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    A. Szántó, S. Hajdu, and G. Á. Sziki, “Optimizing parameters for an electrical car employing vehicle dynamics simulation program,” Appl. Sci., vol. 13, p. 8897, 2023. https://doi.org/10.3390/app13158897.

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    S. Aheleroff, X. Xu, R. Y. Zhong, and Y. Lu, “Digital twin as a service (DTaaS) in industry 4.0: an architecture reference model,” Adv. Eng. Inform., vol. 47, 2021, Art no. 101225.

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    A. Gereco, M. Caterino, M. Fera, and S. Gerbino, “Digital twin for monitoring ergonomics during manufacturing production,” Appl. Sci., vol. 10, p. 7758, 2020.

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  • [17]

    T. I. Erdei and G. Husi, “Hibajavítás és megelőzés 3D printer FDM gyártási folyamat alkalmazása során,” University of Debrecen – Thesis material. 20.12.2017.

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    L. Pitonakova, M. Giuliani, A. Pipe, and A. Winfield, “Feature and performance comparison of the V-REP, Gazebo and ARGoS robot simulators,” in Conference: Proceedings of the 19th Towards Autonomous Robotic Systems Conference (TAROS 2018) At: Bristol, United Kingdom.

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    R. Rombach, A. Blattmann, D. Lorenz, P. Esser, and T. Shimizu, “High-resolution image synthesis with latent diffusion models,” in Proceedings of the IEEE/CVF Conference on Computer Vision and Pattern Recognition, June, 2022. https://doi.org/10.48550/arXiv.2112.10752.

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    N. Kumari, B. Zhang, R. Zhang, E. Shechtman, and J-Y. Zhu, “Multi-concept customization of text-to-image diffusion,” 10.48550/arXiv.2212.04488, 2022.

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    H. Munir, B. Vogel, and A. Jacobsson, “Artificial intelligence and machine learning approaches in digital education: a sys-tematic revision,” Information, vol. 13, p. 203, 2022. https://doi.org/10.3390/info13040203.

    • Search Google Scholar
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  • [26]

    I. A. Astuti, I. H. Purwanto, T. Hidayat, D. A. Satria, Haryoko, and R. Purnama, “Comparison of time, size and quality of 3D object rendering using render engine eevee and cycles in blender,” in 2022 5th International Conference of Computer and Informatics Engineering (IC2IE), Jakarta, Indonesia, 2022, pp. 5459. https://doi.org/10.1109/IC2IE56416.2022.9970186.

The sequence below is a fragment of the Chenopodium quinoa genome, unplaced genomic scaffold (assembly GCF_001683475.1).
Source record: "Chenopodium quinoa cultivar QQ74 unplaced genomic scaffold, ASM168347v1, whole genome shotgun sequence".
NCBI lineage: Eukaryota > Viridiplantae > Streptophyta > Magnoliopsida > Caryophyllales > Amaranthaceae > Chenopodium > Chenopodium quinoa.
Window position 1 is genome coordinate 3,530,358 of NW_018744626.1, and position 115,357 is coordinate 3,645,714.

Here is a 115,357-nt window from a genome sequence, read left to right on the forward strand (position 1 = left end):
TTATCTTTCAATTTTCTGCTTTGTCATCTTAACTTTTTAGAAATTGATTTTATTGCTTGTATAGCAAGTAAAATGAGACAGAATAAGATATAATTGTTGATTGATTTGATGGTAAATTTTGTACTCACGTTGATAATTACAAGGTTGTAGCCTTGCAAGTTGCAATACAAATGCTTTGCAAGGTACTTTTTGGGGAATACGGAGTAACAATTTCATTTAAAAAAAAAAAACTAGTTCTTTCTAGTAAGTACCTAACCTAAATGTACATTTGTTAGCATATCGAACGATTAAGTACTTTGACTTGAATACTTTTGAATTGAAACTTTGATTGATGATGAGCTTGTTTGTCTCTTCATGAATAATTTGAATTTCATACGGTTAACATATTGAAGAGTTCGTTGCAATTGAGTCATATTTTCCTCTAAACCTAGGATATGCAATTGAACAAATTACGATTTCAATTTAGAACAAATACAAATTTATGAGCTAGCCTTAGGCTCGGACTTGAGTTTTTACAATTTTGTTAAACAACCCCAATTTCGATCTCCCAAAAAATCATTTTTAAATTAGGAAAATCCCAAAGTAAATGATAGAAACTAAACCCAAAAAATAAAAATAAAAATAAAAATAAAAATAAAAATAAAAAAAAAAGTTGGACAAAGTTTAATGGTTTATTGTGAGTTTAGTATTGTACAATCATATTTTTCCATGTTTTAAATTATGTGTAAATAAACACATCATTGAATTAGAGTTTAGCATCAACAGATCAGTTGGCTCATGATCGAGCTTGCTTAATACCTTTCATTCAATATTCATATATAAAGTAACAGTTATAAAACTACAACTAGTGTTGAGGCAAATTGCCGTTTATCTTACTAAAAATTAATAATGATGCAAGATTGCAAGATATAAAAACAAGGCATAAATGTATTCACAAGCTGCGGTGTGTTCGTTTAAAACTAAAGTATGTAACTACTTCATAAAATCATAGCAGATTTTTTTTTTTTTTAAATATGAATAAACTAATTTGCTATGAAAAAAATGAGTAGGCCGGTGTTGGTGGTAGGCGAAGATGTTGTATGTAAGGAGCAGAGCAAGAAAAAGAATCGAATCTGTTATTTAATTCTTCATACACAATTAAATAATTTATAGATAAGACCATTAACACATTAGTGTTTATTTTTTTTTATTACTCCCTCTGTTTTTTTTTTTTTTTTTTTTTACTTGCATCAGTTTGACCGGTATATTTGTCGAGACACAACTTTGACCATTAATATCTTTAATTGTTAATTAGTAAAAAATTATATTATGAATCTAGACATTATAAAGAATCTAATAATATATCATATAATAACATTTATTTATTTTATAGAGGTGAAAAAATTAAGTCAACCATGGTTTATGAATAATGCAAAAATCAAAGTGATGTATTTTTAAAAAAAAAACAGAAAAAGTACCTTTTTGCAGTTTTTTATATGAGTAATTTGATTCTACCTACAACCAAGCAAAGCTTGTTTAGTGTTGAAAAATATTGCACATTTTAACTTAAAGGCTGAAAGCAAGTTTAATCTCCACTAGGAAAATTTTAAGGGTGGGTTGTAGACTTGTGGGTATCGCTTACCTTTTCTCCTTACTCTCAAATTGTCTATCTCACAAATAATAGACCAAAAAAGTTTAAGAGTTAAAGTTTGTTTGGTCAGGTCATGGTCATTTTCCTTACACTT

• Search Google Scholar
    • Export Citation
  • [27]

    N. Dehouche and K. Dehouche, “What’s in a text-to-image prompt? The potential of stable diffusion in visual arts education,” Heliyon, vol. 9, 2023, Art no. e16757. https://doi.org/10.1016/j.heliyon.2023.e16757.

    • Search Google Scholar
    • Export Citation
  • [28]

    N. Ruiz, Y. Li, V. Jampani, Y. Pritch, M. Rubinstein, and K. Aberman, “DreamBooth: fine tuning text-to-image diffusion models for subject-driven generation,” arXiv preprint arxiv:2208.12242, 2022.

    • Search Google Scholar
    • Export Citation
  • [29]

    M. Canesche, L. Bragança, O.P. V. Neto, J. A. Nacif, and R. Ferreira, “Google colab CAD4U: hands-on cloud laboratories for digital design,” in 2021 IEEE International Symposium on Circuits and Systems (ISCAS), Daegu, Korea, 2021, pp. 15. https://doi.org/10.1109/ISCAS51556.2021.9401151.

    • Search Google Scholar
    • Export Citation
  • [30]

    H. Choi and J. Lee, “Efficient use of GPU memory for large-scale deep learning model training,” Appl. Sci., vol. 11, 2021, Art no. 10377. https://doi.org/10.3390/app112110377.

    • Search Google Scholar
    • Export Citation
  • [31]

    S. Akter, R. A. Prodhan, T. S. Pias, D. Eisenberg, and J. Fresneda Fernandez, “M1M2: deep-learning-based real-time emotion recognition from neural activity,” Sensors, vol. 22, p. 8467, 2022. https://doi.org/10.3390/s22218467.

    • Search Google Scholar
    • Export Citation
  • [32]

    N. Kumari, B. Zhang, R. Zhang, E. Shechtman, and J-Y. Zhu, “Multi-concept customization of text-to-image diffusion,” 2022. https://doi.org/10.48550/arXiv.2212.04488.

    • Search Google Scholar
    • Export Citation